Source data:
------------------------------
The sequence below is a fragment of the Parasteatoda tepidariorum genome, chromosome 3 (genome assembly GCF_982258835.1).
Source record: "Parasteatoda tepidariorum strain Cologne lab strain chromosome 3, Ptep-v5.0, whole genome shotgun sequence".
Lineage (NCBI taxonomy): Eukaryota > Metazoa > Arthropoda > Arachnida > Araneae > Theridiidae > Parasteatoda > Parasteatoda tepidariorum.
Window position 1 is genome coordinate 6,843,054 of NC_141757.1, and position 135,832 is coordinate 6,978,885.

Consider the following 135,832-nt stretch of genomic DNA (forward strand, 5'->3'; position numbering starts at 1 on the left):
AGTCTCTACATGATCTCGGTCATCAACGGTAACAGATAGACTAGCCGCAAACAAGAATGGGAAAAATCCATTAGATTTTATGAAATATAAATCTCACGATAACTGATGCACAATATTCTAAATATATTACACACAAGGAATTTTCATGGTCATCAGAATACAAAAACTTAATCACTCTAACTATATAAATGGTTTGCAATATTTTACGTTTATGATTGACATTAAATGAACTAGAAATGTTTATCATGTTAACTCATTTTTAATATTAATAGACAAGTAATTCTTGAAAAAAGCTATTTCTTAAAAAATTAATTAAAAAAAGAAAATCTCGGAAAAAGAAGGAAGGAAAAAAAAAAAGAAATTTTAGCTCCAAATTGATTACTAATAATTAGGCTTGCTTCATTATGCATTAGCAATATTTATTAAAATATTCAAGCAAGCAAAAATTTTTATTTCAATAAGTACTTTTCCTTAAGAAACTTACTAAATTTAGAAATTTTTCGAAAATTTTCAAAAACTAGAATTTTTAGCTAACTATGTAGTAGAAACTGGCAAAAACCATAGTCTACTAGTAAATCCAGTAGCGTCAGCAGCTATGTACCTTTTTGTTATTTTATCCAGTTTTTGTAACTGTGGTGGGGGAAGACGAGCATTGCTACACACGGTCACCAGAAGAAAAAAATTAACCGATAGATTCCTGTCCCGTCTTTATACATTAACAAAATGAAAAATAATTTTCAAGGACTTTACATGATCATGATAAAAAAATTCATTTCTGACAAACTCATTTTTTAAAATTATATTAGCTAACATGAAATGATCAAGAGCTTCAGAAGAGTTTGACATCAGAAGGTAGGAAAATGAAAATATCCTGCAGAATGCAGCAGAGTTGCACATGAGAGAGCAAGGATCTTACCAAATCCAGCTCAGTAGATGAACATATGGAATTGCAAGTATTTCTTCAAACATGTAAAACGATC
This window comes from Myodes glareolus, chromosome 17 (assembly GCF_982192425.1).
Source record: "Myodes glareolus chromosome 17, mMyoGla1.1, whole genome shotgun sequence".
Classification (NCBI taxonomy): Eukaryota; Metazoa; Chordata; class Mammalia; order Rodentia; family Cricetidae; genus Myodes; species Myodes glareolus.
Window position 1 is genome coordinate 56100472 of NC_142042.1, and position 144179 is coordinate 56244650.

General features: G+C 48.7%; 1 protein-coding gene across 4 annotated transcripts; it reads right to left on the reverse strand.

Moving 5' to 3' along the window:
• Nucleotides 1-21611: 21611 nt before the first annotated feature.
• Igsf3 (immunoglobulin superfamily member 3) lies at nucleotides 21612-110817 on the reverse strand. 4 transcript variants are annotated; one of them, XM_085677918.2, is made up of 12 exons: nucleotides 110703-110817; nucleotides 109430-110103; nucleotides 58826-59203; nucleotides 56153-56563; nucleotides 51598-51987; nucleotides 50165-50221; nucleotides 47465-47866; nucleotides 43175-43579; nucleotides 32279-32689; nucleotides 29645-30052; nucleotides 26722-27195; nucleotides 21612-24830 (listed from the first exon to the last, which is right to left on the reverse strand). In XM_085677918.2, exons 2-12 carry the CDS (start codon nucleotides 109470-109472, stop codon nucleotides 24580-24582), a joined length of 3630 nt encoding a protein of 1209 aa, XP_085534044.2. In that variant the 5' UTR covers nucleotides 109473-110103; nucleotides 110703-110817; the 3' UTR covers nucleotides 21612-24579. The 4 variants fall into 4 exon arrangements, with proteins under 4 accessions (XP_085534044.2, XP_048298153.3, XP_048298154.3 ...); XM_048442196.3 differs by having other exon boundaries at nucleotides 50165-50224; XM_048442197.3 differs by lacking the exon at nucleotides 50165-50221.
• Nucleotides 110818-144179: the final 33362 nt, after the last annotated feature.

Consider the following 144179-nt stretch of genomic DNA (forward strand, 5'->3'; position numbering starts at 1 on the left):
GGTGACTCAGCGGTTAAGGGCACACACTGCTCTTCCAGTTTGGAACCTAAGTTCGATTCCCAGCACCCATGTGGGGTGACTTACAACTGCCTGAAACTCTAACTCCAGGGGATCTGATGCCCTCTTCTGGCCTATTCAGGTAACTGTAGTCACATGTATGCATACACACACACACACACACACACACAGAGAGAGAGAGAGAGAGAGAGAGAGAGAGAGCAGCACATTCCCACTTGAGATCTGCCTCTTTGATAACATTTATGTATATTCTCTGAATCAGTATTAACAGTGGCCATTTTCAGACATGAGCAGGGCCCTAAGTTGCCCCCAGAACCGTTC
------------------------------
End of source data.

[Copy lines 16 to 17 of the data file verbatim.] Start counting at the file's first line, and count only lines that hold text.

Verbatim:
Consider the following 144179-nt stretch of genomic DNA (forward strand, 5'->3'; position numbering starts at 1 on the left):
GGTGACTCAGCGGTTAAGGGCACACACTGCTCTTCCAGTTTGGAACCTAAGTTCGATTCCCAGCACCCATGTGGGGTGACTTACAACTGCCTGAAACTCTAACTCCAGGGGATCTGATGCCCTCTTCTGGCCTATTCAGGTAACTGTAGTCACATGTATGCATACACACACACACACACACACACACAGAGAGAGAGAGAGAGAGAGAGAGAGAGAGAGCAGCACATTCCCACTTGAGATCTGCCTCTTTGATAACATTTATGTATATTCTCTGAATCAGTATTAACAGTGGCCATTTTCAGACATGAGCAGGGCCCTAAGTTGCCCCCAGAACCGTTC